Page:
Lectionary Year B
May 21, 2000
1 John 4:7-21

Step IV: Broader Context


(JFC) A. PRIMITIVE CHRISTIANITY

It was previously noted that the first generations of Christians is maturing and some members are dead and others are approaching death by the time 1 John appears on the scene. It has grown in attempts to practice the very high principles Jesus left for them. The aging members are gaining in wisdom, born out of experiences, experiments and attempts to remain faithful to original teachings by the Teacher par excellence. Yet, their practices need evaluating and examining, re: those principles and teachings. Consequently, 1 John highlights some of those principles and teachings Jesus generated. Also, 1 John challenges some of the weaknesses, dilutions, if not pollution the Christian movement is noted to have suffered. Evidently, 1 John has a major task, here, for, apparently many mistakes and/or problems have resulted as time began to take its toll on the fledgling movement we know as early Christianity.

(JFC) B. OT/JUDAISM

1 John rarely refers to the Old Testament and almost never quotes directly from it. Such is the case with this week’s lection. Exodus 33:20 and Judges 13:22 might have stimulated references to seeing God with human eyes, as verse 12 of our text has. Also, from the Sibylline Oracles, 3:17, we read, “For who, being mortal, is able to see God with eyes?” And in Fragment 1:10, another expression of such question, “For what flesh can see with eyes the true and heavenly immortal God, who inhabits the vault of heaven?” Then the final verse of our text at hand might stimulate The Apocalypse Of Sedrach 1:11f, which reads, “It is clear that anyone who hates his brother but thinks that he loves his brother is a liar and is deluding himself. For John the theologian says that we have this commandment from God, that he who loves God should also love his brother.” 4:19 of our text might echo, contemporary with John’s Epistles, Odes of Solomon 3:3, “For I should not have known how to love the Lord, if he had not continuously loved me.”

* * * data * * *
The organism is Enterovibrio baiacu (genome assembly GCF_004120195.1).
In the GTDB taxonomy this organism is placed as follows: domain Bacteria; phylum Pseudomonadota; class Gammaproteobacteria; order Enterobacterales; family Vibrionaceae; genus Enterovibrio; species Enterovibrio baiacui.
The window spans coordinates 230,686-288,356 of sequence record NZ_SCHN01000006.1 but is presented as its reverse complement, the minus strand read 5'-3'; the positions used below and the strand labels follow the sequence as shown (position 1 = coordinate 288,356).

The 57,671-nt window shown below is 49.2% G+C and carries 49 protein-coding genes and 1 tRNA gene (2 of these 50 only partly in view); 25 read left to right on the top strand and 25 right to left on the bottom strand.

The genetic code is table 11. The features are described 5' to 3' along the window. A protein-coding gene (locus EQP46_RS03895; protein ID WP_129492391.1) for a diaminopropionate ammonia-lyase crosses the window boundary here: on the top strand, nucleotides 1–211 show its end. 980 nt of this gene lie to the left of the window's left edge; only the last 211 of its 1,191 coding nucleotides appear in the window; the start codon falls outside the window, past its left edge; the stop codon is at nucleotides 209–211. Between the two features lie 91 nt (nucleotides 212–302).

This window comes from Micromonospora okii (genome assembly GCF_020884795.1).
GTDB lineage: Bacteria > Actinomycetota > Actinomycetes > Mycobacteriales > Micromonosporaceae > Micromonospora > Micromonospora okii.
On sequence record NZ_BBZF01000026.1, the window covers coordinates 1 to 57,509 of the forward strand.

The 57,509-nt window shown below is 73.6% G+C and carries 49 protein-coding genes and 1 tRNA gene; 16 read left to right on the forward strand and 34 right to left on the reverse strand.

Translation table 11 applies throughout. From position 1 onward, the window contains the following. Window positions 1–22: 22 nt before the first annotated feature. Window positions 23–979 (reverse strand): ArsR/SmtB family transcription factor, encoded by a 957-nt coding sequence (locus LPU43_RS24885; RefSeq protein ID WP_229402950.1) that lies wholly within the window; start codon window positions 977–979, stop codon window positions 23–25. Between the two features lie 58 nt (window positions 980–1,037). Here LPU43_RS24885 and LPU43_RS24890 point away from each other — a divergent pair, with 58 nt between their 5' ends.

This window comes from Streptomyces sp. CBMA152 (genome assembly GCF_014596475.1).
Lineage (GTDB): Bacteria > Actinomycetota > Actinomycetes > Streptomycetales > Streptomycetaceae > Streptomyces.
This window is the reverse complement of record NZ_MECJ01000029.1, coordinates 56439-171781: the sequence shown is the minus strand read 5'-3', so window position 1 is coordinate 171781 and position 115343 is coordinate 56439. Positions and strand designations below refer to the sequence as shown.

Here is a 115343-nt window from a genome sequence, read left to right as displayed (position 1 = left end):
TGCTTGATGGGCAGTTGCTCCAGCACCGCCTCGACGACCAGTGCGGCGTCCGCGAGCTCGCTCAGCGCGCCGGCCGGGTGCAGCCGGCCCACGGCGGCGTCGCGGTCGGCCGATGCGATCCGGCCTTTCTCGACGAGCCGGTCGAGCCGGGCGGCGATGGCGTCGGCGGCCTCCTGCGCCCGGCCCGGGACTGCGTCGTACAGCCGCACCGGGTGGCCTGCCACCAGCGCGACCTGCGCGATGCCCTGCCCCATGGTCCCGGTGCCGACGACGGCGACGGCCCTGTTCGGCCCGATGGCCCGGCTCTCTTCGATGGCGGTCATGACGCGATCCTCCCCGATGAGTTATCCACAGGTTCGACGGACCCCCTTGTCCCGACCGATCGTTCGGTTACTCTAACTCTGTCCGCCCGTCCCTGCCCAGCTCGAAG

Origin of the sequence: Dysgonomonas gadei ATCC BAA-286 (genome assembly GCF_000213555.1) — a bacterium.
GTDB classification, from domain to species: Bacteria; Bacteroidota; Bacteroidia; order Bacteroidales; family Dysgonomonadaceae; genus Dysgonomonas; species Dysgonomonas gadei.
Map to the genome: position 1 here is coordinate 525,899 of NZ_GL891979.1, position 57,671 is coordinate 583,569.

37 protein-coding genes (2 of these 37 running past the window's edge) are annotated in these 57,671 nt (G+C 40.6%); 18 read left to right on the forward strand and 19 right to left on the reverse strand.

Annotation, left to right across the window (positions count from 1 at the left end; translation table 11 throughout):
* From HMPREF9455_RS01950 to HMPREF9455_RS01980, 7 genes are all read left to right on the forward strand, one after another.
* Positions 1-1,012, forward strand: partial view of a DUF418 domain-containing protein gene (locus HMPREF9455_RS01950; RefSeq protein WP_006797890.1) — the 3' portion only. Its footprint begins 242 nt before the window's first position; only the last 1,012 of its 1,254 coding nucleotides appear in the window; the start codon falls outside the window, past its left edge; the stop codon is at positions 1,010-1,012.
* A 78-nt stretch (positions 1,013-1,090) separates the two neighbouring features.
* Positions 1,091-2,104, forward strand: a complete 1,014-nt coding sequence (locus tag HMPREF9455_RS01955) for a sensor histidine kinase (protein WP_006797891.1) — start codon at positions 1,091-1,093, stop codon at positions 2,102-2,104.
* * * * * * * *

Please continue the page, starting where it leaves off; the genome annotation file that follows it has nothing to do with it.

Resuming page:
(JFC) C. HELLENISTIC WORLD

Greek philosophers’ interest in dualism might find some interest in those mentioned in this pericope, e.g., love and hate, we first loving God and God’s initiating love, God abiding in us and our abiding in God, love and fear, etc. Someone opines that the Hellenists might take exception to a God of love since that concept might seem to them that it brought into question the omnipotence of God. Also, verse 17 would catch the Hellenists’ attention, in that it mentions love being perfected and confidence reinforcing people on Judgement Day. The content of the final commandment in this passage could find acceptance among them, too, “loving brothers”.


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